Entertaining on Easter: Simple Hosting Tips and Three Sample Menus

Easter is upon us in three weeks, and it is a time when many of us open our homes to friends and family. I adore entertaining on this long weekend in April because it usually brings the first really warm weather and promises of spring.

Last year I had Danny scrub down the picnic table while I squeezed fresh orange juice and made a batch of doughnuts with Noah. We served brunch on the back patio in the morning sunshine – our first al fresco meal of the season. I hope to do the same this year, although there is still -literally- two feet of snow out there, frozen solid. Cross your fingers for me.

If you’re welcoming guests on Easter weekend – or any day, for that matter – then these instant entertaining tips are for you. I’m a big believer in details, and know that even small gestures can make a big difference when receiving guests.

Following the tips, I’m sharing three menu suggestions for Easter. Whether you are planning a brunch, casual lunch or sit down dinner, you’ll find inspiration from some of my favorite dishes for entertaining.

Ten Simple Ways to Instantly Be a Better Host

Now, granted these are minor details,  but that is the beauty of it – they are all completely doable. Your guests will leave knowing that they have been well cared for by an attentive host.

1. Greet guests. Yes, at the door. No, don’t send your six-year-old while you scramble around the kitchen. Your guests need to feel welcomed.
2. Start with a drink. Or at least offer one. Be it iced tea, Perrier, or a glass of wine, this is a great way to help guests feel at ease.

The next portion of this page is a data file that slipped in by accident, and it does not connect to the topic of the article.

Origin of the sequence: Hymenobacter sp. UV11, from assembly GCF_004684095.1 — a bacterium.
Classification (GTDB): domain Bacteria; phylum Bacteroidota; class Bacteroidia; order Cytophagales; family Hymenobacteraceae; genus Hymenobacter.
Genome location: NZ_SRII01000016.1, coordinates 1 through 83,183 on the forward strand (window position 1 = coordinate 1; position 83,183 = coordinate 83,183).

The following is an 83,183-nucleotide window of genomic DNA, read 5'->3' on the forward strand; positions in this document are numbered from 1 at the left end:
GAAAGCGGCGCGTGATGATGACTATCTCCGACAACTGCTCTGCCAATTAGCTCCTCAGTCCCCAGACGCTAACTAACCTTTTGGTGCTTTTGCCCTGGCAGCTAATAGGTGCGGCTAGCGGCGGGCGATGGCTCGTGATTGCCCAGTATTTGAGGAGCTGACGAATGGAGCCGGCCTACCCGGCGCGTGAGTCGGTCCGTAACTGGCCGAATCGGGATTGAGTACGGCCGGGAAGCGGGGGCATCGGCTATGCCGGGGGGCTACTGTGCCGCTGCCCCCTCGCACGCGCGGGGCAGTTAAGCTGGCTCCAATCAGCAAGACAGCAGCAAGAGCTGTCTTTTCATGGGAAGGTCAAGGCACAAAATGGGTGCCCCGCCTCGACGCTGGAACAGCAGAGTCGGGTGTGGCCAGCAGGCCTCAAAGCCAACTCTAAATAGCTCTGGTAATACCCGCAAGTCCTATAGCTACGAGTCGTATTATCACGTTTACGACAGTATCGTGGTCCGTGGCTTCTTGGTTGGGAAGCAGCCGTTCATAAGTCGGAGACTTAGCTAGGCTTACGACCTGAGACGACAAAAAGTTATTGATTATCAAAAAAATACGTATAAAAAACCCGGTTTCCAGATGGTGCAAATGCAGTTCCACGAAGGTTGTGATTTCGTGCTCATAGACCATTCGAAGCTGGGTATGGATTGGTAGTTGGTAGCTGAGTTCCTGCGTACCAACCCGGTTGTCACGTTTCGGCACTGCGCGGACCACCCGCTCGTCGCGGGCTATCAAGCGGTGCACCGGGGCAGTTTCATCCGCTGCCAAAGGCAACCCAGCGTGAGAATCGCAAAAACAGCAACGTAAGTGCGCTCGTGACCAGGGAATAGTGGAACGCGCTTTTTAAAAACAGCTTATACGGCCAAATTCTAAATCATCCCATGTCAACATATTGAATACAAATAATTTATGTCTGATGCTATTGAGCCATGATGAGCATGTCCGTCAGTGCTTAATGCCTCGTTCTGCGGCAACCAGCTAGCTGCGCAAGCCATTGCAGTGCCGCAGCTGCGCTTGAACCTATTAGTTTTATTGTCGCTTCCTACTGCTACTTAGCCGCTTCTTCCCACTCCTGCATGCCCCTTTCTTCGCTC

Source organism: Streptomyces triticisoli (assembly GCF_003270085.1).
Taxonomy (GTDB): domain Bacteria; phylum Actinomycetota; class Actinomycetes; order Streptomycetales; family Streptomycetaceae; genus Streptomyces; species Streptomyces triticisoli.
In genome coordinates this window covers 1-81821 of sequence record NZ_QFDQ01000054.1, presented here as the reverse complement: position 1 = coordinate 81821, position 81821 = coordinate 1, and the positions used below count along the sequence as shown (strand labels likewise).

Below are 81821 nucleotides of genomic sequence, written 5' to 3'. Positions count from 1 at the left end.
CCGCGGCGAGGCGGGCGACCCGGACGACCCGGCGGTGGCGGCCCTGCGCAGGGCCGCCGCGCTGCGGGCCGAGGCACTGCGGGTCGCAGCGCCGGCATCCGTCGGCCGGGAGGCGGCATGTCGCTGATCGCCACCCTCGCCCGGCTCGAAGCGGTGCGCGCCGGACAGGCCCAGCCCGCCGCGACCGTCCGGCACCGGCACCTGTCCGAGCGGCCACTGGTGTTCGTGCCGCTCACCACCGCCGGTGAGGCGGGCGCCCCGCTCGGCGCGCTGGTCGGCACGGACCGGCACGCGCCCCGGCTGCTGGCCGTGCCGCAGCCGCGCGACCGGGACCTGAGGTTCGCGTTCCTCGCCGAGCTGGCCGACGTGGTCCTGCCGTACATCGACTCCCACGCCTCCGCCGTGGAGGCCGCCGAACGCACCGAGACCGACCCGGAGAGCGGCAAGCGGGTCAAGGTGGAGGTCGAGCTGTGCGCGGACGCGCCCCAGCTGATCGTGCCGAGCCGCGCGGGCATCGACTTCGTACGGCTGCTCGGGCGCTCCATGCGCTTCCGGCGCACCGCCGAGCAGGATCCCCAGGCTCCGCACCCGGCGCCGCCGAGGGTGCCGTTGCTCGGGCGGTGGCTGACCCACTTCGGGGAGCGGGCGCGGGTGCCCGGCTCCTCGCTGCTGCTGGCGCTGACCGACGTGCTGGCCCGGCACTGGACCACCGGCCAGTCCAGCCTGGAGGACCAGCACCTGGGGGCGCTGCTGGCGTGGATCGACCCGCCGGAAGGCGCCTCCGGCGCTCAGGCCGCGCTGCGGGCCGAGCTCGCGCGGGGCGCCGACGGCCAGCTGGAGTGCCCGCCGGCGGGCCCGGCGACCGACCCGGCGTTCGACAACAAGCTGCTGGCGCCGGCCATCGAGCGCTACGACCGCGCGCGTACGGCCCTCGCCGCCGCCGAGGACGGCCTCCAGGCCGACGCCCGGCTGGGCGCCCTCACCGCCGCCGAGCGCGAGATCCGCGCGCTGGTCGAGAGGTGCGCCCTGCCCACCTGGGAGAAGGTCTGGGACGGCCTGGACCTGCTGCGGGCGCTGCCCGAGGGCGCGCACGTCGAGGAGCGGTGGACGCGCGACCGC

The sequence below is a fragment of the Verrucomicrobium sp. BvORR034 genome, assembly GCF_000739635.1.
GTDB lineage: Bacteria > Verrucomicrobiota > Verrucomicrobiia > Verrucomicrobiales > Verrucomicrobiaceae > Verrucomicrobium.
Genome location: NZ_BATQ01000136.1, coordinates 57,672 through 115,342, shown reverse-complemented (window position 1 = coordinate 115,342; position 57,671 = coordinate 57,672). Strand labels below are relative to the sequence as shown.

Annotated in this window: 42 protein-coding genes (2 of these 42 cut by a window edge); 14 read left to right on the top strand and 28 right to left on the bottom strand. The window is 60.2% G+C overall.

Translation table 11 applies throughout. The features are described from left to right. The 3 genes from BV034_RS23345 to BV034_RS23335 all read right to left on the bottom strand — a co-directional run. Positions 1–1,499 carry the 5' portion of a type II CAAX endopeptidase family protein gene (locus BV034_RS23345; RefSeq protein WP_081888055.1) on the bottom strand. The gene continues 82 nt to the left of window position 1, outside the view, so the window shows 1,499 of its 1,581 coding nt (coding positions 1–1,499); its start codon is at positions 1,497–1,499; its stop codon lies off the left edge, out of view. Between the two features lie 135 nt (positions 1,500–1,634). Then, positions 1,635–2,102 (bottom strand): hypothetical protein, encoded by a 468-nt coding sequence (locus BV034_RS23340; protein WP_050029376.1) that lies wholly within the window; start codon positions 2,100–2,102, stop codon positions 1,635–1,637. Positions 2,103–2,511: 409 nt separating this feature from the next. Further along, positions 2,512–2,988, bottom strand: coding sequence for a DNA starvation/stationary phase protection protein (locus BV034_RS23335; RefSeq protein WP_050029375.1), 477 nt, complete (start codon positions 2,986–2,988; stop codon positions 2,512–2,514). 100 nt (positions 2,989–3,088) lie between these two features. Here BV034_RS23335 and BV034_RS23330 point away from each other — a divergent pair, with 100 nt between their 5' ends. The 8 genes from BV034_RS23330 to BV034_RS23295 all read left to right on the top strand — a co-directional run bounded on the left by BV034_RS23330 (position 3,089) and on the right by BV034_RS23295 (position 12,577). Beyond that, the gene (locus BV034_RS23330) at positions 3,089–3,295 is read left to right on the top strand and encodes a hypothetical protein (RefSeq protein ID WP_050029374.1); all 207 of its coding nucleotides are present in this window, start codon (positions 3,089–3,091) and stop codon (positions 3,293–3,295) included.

3. Add a seasonal decoration on the table. Keep it simple: spring flowers, seasonal fruit or vegetables, painted eggs, etc. Don’t over do it.
4. Warm plates. Keep oven at 150°F with your dinner plates inside until ready to serve. Hot plates will keep the food warm longer during the meal.
5. Change the butter dish. Please, guests don’t want to see your toast crumbs and streaks of jam. Keep the dish fresh and clean –and the butter soft.
6. Add ice. If drinks are meant to be chilled, see to it that they are.
7. Light candles. If appropriate. A sit-down evening meal, for example.
8. Assign seating. Verbally is fine, just before the meal begins. Or have the kids color place tags, but just don’t leave your guests to awkwardly place themselves. Telling them where to sit helps them to feel like they were planned for and appreciated.
9. Warm bread or buns. Ten minutes in a warm oven does wonders for the dinner rolls and makes them taste fresh. A nice crust doesn’t hurt either.
10. Keep room temperature comfortable. Dinner can be miserable if the floors are cold or the place is sweltering hot from the kitchen’s heat. Be aware of the room’s temperature (not just your own) and ask guests if they are comfortable.